Official site

Country:

USA

Language:

English

Release Date:

8 September 1966 (USA) See more »

Also Known As:

Star Trek: TOS See more »

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Box Office

Budget:

$200,000 (estimated)
See more on IMDbPro »

Company Credits

Show more on IMDbPro »

Technical Specs

Runtime:

(79 episodes)

Sound Mix:

Mono | DTS (re-mastered version)| Dolby Digital (re-mastered version)

Color:

Color (Technicolor)

Aspect Ratio:

4:3
See full technical specs »
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Did You Know?

Trivia

Gene Roddenberry originally conceived the Klingons as looking more alien than they do in the series, but budget restriction prevented this, although a very metallic cast to the skin was added to the make-up design in the third season. When the show finally was made into a series of movies, the higher budget and demands of film finally enabled what Rodenberry had envisioned to come to fruition. The resulting continuity break between TOS and all other Star Trek projects was addressed by a humorous comment from Gene Roddenberry, as a 'difference between Northern and Southern Klingons.' On-screen explanations were played with. In Star Trek: Deep Space Nine: Trials and Tribble-ations (1996) where members of DS9 travel back in time, Dr. Bashir and Miles O'Brien speculated about the differing appearance being the result of genetic engineering or viral mutation. Worf said it was something Klingons "do not discuss it with outsiders.' In the fourth and final season of the fifth "Star Trek" series Star Trek: Enterprise (2001) a two-parter comes up with an explanation which turns out to be a combination of those two things. See more »

Goofs

Throughout the series, stars sweep past the Enterprise as the ship hurtles through space. While a visually pleasing way to show the ship is in motion, the speeds involved (especially "warp 1," or light speed) would not result in any such effect for the reason that stars, being so far apart, would necessarily be too far from the Enterprise to show any relative movement. In fact, they would appear to be as still as they look to Earth-bound stargazers. See more »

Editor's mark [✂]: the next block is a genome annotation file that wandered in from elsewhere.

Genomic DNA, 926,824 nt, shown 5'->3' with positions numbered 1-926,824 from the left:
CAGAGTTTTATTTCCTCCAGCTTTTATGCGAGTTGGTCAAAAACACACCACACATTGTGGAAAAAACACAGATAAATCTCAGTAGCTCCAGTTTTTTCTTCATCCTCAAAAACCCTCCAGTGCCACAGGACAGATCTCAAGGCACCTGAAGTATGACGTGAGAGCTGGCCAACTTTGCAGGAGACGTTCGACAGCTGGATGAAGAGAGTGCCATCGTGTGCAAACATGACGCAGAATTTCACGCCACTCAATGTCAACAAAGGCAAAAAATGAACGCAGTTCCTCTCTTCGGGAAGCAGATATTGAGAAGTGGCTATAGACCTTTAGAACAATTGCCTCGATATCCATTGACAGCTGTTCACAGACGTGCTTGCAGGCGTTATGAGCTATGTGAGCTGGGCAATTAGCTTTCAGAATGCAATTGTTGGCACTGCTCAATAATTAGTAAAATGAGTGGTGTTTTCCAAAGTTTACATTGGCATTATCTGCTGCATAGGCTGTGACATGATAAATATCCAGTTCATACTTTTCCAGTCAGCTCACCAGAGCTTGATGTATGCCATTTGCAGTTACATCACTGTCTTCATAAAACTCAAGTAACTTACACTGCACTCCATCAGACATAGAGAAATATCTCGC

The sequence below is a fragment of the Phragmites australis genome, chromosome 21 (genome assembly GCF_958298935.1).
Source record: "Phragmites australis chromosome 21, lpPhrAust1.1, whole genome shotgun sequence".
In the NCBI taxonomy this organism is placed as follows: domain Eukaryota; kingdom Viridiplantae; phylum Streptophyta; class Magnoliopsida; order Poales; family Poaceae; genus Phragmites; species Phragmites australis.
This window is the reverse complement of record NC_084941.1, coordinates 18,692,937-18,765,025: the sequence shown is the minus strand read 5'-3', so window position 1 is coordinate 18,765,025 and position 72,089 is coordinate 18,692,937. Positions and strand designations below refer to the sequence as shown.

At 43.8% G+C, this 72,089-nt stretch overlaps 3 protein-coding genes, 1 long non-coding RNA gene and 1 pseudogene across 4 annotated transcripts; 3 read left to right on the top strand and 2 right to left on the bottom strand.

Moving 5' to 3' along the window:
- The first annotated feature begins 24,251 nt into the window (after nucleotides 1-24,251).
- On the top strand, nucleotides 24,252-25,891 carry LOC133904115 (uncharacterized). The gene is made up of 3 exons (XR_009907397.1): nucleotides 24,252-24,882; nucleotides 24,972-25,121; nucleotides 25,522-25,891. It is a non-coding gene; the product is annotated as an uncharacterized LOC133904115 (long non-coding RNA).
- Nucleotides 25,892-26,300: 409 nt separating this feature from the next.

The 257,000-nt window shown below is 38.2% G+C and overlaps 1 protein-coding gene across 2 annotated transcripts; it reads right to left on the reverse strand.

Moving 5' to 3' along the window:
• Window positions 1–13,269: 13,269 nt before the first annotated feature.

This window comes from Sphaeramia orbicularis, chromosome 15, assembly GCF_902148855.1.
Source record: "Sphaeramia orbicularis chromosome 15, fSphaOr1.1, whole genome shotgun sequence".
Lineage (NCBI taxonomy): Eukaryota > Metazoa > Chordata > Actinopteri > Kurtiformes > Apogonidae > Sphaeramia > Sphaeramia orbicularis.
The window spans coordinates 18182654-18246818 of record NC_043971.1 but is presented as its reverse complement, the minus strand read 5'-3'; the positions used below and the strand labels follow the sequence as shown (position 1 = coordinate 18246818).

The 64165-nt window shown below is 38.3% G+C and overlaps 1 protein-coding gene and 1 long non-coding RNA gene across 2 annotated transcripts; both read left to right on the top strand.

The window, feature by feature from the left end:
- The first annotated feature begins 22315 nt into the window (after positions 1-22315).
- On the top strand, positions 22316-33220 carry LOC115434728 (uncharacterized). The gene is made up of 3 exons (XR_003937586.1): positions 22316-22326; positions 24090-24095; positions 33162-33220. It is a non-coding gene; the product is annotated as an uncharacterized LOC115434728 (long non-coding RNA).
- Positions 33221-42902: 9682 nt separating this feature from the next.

Quotes

Dr. McCoy: "He's dead, Jim."
See more »

Crazy Credits

Each season of this show has a different arrangement of the theme music over the closing credits, although not every episode uses the arrangement specific to its corresponding season. For example, "Whom Gods Destroy", a third-season episode, uses the second-season arrangement of the theme. As did all episodes produced after it. See more »

Alternate Versions

From mid-1998 to early 1999, the Sci-Fi Channel aired Star Trek in a 90 minute weeknight slot as a special edition, airing every episode produced in their original order, complete with footage that hadn't been seen since NBC originally aired the show. It also contained commentary on each episode by members of the cast and crew. The first run through the Special Edition was hosted by William Shatner. Leonard Nimoy took over as host for the second run, but the Special Edition was taken off the air in the middle of this run. See more »

Connections

Referenced in 'Red Dwarf' A-Z (1998) See more »

Soundtracks

Theme
Music credited to Alexander Courage, although it strongly resembles the main title music for 'Hollow Triumph (1948)' by Sol Kaplan